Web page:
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Leaves - Overview Shoot system Leaf Blade Petiole

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Presentation on theme: "Leaves - Overview Shoot system Leaf Blade Petiole"— Presentation transcript:

1 Leaves - Overview Shoot system Leaf Blade Petiole The leaf is the main photosynthetic organ of most vascular plants Leaves generally have a flattened blade and a stalk called the petiole, which joins the leaf to a node of the stem

2 Leaves - Comparisons Monocots and Dicots differ in the arrangement of veins, the vascular tissue of leaves Most Dicots have branch-like veins and palmate leaf shape Monocots have parallel leaf veins and longer, slender blades

3 Leaf Parts 1. Stoma (stomata) – small pores that act as a doorway for gases involved in photosynthesis (found mainly on the underside of leaves). 2. Guard Cells – Cells that regulate the opening of the stomata. 3. Lower and upper epidermis – outer layer of a plant that serves for protection, like skin.

4 Leaf parts continued… 4. Palisade layer – layer where majority of chloroplasts are found (site of photosynthesis). 5. Spongy layer – cells surrounded by air spaces; allow water, CO2 and O2 to diffuse during photosynthesis. 6. Waxy layer/cuticle – protects leaf from water loss and from feeding insects.

5 Leaves – Structure and Development
Most dicots have 2 types of mesophyll Palisade mesophyll high photosynthesis Spongy mesophyll air spaces for gas & water exchange Monocot leaves have 1 type of mesophyll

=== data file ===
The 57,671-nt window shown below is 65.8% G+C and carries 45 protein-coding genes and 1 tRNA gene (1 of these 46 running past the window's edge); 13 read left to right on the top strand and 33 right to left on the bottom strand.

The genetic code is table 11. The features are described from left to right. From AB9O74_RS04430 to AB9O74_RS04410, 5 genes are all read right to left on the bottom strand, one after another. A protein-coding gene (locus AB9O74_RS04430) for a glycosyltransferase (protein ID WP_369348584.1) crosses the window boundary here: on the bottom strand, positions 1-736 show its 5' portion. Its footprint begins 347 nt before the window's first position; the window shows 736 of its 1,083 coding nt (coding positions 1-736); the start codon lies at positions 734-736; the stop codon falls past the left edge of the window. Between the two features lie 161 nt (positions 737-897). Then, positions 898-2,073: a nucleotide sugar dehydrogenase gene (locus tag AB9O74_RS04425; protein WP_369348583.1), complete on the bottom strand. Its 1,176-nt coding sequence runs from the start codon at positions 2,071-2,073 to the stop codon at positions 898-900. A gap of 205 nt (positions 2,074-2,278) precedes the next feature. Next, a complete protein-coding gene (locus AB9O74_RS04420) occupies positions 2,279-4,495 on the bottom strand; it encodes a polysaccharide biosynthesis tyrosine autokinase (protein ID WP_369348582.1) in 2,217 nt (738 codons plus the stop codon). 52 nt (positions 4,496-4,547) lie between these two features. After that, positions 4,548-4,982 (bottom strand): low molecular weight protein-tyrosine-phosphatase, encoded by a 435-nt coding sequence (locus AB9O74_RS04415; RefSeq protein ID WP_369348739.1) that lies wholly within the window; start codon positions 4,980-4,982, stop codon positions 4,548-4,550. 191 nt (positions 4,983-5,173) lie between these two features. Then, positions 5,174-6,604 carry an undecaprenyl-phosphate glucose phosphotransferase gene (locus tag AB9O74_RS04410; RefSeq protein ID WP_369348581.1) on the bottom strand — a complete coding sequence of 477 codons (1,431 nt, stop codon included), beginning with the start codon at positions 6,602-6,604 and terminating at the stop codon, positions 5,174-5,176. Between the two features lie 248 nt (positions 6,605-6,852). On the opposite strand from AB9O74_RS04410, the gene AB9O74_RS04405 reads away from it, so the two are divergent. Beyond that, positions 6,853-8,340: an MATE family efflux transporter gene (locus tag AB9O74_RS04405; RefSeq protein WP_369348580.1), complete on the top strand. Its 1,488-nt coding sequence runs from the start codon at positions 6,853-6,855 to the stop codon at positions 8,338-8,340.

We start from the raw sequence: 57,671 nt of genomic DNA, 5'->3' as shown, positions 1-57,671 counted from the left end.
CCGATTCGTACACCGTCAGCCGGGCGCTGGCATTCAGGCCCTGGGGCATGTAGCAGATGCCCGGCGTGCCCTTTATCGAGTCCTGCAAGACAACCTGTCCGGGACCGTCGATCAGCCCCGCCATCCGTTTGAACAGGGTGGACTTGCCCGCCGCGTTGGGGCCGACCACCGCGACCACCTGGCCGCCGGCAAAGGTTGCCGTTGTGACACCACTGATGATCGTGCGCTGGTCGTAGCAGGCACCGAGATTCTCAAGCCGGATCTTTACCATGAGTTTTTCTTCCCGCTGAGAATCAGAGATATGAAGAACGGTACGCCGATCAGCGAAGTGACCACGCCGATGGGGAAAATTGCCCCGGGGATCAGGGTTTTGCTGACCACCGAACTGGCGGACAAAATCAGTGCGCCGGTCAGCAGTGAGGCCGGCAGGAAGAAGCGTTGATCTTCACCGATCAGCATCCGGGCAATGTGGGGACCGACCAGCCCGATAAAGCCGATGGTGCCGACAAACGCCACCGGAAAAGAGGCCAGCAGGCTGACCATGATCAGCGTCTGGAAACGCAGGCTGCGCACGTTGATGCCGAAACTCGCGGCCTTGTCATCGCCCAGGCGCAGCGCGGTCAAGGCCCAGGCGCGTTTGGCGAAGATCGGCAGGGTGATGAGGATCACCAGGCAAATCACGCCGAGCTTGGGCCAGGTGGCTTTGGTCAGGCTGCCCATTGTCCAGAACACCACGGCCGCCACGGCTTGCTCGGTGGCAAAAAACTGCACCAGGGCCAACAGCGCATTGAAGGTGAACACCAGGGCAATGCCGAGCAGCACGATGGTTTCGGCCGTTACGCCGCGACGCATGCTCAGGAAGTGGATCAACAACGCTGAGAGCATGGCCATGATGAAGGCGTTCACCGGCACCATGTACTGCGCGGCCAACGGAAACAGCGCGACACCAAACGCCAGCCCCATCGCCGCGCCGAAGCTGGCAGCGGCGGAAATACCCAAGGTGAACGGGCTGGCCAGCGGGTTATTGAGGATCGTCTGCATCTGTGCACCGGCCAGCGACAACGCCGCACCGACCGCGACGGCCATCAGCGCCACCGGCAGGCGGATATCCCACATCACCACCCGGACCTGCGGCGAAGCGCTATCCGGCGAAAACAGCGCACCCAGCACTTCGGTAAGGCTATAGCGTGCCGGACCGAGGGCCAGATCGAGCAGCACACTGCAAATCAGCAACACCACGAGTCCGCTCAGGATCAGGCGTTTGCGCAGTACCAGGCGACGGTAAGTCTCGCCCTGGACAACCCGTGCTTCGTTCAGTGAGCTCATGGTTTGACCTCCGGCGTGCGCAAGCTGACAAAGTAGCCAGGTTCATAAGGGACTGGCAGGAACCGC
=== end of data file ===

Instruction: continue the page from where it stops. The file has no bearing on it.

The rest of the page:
6 Cross Section of a Leaf

7 Leaves – Structure and Development
Leaves are several layers thick – each with different cell types

8 Epidermis Leaves Leaf epidermis contains stomata - allow CO2 exchange
Stomata flanked by two guard cells, control open vs. closed The ground tissue in a leaf, called mesophyll, fills the middle Key to labels Dermal Ground Vascular Cuticle Sclerenchyma fibers Stoma Bundle- sheath cell Xylem Phloem (a) Cutaway drawing of leaf tissues Guard cells Vein Lower epidermis Spongy mesophyll Palisade Upper Stomatal pore Surface view of a spiderwort (Tradescantia) leaf (LM) Epidermal (b) 50 µm 100 µm Air spaces Guard cells Cross section of a lilac (Syringa)) leaf (LM) (c) Figure Organization of primary tissues in young stems

9 Vascular Tissue Xylem – cells that carry water and dissolved minerals from the roots to the leaves. Phloem – cells that carry food (sugar) that is made in the leaves to all parts of the plant. Use: Collectively the vascular tissue, xylem and phloem create a vein or vascular bundle to transport material in plants.

10 Stoma Open vs. Closed Open – with light and when guard cells are filled with water. Closed – without light and when guard cells are lacking water (dehydrated). Why is it important to have stomata open? Closed vs. Open















25 Question time????????


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